Waste

Building toilets in rural schools is not enough, they have to be usable too

Around 23 per cent of rural schools have unusable toilets and 11.5 per cent have no separate toilets for girls, finds the 13th ASER report 

 
By Rashmi Verma
Last Updated: Wednesday 30 January 2019
Sanitation in rural Indian schools
Photo: Getty Images Photo: Getty Images

At a time when villages and cities everyday are being declared open-defecation free and the government’s Swachh Bharat Abhiyan is being credited for it, a report finds that dramatic progress in construction of toilets in rural schools doesn’t imply that they are being used.

Around 22.8 per cent rural school surveyed have unusable toilets, finds the 13th Annual Status of Education Report (ASER) Rural 2018. It is a citizen-led survey, which was released on January 15, 2019 and studied the status of elementary education in rural India. And, one of the elements it looked at was sanitation and child health.

The study finds that bad infrastructural development, ownership issues, lack of motivation or lack of maintenance are the reasons why these toilets were unusable.

When it comes to providing proper sanitation facilities to girl students, schools in rural India still have a lot to do. Despite the government launching Swachh Vidyalaya initiative under Swachh Bharat Abhiyan, 11.5 per cent of rural schools have no separate toilets for girls. While some schools had separate girls’ toilets, 10.5 per cent of them were locked and 11.7 per cent were locked and unusable.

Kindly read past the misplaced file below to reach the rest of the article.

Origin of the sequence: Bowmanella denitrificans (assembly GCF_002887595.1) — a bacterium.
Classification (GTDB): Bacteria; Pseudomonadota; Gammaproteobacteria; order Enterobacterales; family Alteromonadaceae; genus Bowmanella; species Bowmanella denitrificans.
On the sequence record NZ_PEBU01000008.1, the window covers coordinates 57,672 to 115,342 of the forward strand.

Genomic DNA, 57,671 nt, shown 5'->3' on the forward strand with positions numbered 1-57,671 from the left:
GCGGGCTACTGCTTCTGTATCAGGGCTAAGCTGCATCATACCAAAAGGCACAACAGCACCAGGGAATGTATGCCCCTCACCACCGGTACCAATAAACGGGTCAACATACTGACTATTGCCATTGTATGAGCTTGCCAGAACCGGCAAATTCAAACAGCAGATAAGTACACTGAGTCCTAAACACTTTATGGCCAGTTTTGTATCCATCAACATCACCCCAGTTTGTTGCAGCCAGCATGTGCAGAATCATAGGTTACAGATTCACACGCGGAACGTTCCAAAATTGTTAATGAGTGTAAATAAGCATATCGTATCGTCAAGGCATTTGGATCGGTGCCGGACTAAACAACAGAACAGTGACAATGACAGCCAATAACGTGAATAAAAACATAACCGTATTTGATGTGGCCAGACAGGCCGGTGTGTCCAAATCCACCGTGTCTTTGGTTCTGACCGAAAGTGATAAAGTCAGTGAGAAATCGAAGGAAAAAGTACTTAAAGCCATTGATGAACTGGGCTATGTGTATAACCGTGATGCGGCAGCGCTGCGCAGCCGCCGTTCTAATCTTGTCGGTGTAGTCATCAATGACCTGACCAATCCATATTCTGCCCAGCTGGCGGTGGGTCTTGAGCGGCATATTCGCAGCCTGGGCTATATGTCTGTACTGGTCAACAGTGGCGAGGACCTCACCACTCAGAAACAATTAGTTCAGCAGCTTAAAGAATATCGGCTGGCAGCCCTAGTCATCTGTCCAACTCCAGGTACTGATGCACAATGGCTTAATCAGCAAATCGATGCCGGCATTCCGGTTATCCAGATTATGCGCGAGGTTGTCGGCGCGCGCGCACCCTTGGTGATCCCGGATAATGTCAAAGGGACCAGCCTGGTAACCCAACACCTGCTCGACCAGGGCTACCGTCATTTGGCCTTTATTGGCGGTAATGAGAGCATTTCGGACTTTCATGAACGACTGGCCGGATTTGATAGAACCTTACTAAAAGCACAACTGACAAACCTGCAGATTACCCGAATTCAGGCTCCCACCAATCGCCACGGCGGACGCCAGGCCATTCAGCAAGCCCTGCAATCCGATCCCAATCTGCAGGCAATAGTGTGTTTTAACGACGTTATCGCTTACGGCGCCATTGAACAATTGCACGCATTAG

The survey covers 600,000 children in around 16,000 villages and more than 560 rural districts every year and this year the number was 546,527 children in the age group 3 to 16 years.

The picture was not all grim though. The overall progress by all the states in toilet infrastructure development was impressive, especially Kerala, Punjab and Sikkim, which headed the list with 100 per cent toilet coverage in rural schools.

However, the dynamics of usage of the constructed toilets between 2014 and 2018, show negative trends are not sinking well. The ASER report says the working and usage of sanitation facilities is ignored at the institutional level and the situation is concerning in north-eastern states, particularly Assam, Manipur, Meghalaya, Mizoram and Tripura, where the percentage of schools with unusable toilets has been increasing in the last four years.

Schools, which are supposed to bridge the gap between health and hygiene, proper sanitation over there should be of utmost priority.

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